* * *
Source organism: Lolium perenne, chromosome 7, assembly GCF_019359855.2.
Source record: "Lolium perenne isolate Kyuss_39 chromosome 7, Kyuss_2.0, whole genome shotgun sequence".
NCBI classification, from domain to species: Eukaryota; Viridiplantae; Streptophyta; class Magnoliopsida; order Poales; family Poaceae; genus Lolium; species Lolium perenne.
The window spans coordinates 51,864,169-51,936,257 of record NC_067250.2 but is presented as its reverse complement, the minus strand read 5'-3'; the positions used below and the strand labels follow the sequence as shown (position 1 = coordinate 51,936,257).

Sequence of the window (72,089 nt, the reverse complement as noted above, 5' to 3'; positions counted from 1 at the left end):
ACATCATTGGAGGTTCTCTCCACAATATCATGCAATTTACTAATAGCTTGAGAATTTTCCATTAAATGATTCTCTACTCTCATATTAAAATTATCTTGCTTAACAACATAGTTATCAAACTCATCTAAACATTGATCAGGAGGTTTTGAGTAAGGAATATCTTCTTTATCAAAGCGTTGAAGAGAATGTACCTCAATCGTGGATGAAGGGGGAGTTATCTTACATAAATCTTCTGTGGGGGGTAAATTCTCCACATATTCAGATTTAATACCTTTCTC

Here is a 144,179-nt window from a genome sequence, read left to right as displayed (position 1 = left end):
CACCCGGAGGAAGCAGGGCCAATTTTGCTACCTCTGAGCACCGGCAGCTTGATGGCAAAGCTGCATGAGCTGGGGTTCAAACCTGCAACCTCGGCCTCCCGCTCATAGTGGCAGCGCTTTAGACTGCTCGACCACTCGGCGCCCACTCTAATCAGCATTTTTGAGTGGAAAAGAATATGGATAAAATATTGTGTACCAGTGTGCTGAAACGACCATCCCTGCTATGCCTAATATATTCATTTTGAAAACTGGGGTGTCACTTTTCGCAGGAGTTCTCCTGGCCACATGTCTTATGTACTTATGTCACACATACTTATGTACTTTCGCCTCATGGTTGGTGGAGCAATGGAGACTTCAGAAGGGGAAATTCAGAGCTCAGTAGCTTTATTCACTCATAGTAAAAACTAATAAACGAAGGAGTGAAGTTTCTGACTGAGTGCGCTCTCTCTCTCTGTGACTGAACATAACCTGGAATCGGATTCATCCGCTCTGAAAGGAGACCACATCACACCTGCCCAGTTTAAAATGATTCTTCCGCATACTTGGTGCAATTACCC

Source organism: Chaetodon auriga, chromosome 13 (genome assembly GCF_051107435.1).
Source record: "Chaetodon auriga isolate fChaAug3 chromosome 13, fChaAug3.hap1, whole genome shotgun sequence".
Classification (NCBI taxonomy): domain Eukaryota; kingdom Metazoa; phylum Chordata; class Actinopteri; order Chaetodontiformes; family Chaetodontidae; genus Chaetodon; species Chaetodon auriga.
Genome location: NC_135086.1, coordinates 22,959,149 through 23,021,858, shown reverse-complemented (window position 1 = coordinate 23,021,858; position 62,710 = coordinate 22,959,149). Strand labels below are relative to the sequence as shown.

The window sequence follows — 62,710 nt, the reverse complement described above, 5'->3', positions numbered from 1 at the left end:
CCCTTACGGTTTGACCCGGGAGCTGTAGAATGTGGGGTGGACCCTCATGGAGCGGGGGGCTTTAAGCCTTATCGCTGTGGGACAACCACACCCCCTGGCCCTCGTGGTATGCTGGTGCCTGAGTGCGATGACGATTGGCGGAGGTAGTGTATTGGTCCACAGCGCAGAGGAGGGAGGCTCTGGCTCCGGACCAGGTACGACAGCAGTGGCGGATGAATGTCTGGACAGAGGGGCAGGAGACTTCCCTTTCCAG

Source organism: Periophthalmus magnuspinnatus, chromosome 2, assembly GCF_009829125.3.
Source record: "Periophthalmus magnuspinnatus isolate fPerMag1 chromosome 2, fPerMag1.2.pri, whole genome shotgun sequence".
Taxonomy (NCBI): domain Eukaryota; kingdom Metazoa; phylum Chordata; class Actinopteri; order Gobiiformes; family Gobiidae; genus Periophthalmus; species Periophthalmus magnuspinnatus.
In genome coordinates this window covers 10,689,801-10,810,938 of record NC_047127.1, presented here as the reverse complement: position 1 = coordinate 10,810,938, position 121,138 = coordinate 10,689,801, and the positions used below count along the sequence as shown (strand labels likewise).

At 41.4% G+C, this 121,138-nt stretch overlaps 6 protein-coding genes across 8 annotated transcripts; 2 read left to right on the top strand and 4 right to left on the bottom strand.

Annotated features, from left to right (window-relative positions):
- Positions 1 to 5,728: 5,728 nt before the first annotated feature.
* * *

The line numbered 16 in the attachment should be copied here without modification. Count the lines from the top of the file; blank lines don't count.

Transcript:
Source record: "Periophthalmus magnuspinnatus isolate fPerMag1 chromosome 2, fPerMag1.2.pri, whole genome shotgun sequence".